Going Door-to-Door For Student Achievement - KTVN Channel 2 - Reno Tahoe News Weather, Video -

Going Door-to-Door For Student Achievement

Posted: Updated:

 

More than 500 volunteers went door-to-door on Saturday to talk to high school seniors who are in danger of dropping out before graduation.

The volunteers met with the 700+ Washoe County students to offer them the help they need to go to college or a highly-skilled career.

"We want to show that Nevada's on the move," Governor Brian Sandoval said. "Part of this is to make sure our kids are career-ready or college-ready. The first step to that is graduating from high school."

Superintendent Pedro Martinez says the school district's graduation rate has been on the rise the last few years due to programs like this door-to-door campaign. He says the class of 2013 had a graduation rate of 72 percent. That's a three percent increase from the year before at 69 percent. Governor Sandoval says he believes Washoe County can continue to improve.

"Washoe County has one of the best graduation rates in the state," he said. "They've shown drastic improvements through the last couple years, but we need to do better, and we want to get up to 80 to 85 percent."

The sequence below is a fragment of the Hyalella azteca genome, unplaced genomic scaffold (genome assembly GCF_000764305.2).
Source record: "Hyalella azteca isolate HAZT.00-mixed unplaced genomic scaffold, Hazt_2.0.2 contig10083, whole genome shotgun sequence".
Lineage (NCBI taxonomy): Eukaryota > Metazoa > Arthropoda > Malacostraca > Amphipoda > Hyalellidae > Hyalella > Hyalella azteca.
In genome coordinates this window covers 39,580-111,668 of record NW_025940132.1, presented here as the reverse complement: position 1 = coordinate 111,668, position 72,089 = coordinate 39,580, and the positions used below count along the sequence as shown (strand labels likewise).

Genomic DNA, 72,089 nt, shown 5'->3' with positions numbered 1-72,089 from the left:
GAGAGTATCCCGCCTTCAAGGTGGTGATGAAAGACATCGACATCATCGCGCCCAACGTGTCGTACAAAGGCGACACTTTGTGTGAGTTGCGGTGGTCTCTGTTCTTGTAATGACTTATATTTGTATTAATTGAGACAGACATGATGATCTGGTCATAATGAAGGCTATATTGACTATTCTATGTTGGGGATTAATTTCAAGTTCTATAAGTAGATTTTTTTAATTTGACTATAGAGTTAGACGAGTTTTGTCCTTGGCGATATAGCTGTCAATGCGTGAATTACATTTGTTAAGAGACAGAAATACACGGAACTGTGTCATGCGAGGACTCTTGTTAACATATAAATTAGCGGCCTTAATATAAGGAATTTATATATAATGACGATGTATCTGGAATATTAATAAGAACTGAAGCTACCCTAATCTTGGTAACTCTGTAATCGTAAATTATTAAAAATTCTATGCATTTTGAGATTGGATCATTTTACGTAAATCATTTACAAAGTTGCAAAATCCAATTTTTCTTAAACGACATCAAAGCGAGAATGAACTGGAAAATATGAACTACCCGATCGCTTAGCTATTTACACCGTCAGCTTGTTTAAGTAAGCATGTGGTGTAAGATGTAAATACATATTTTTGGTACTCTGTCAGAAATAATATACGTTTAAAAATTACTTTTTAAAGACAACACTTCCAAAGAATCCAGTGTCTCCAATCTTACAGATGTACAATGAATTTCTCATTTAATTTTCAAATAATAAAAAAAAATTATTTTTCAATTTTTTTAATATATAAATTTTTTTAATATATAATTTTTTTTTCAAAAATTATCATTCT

The volunteers were briefed in the morning before setting out to try to reach the high school seniors.

"Sit down with somebody and say, 'okay, this is where your son is,'" said Jeremiah Wynn, a volunteer who's an English major at the University of Nevada. "'This is where we know he can be, and where he has the ability to be.'"

"We're not only reaching out to 12th graders, but also their siblings," Superintendent Martinez said. "Some of them have siblings in the high school, as well as in the elementary school. It's an important message we want to send to them that this community cares. We're not going to let these children drop out."

The volunteers offered the students information about academic programs to get them back on track to get their diplomas. Superintendent Martinez says it includes before and after-school programs, along with online courses.

I talked to Wooster High School Senior, Vanessa Virgen, who's been trying to get her proficiency scores up, so she can graduate. She's also been working to help her family out. Virgen says Saturday's visit with the Governor has been an eye-opener.

"It motivates me to try in school and get to where I want to be," she said.

Virgen says she wants to go to college to eventually be a dental assistant. She says her family has been motivating her to work hard in school so she can make her career goals happen.

It's a key message she wants to send to her younger siblings.

"To not give up because anything they want to become, they can do it," Virgen said. "Trying in school and stuff can get them anywhere."

Written by Adam Varahachaikol

 

Powered by WorldNow
All content © Copyright 2000 - 2014 WorldNow and Sarkes Tarzian, Inc. All Rights Reserved. For more information on this site, please read our Privacy Policy and Terms of Service.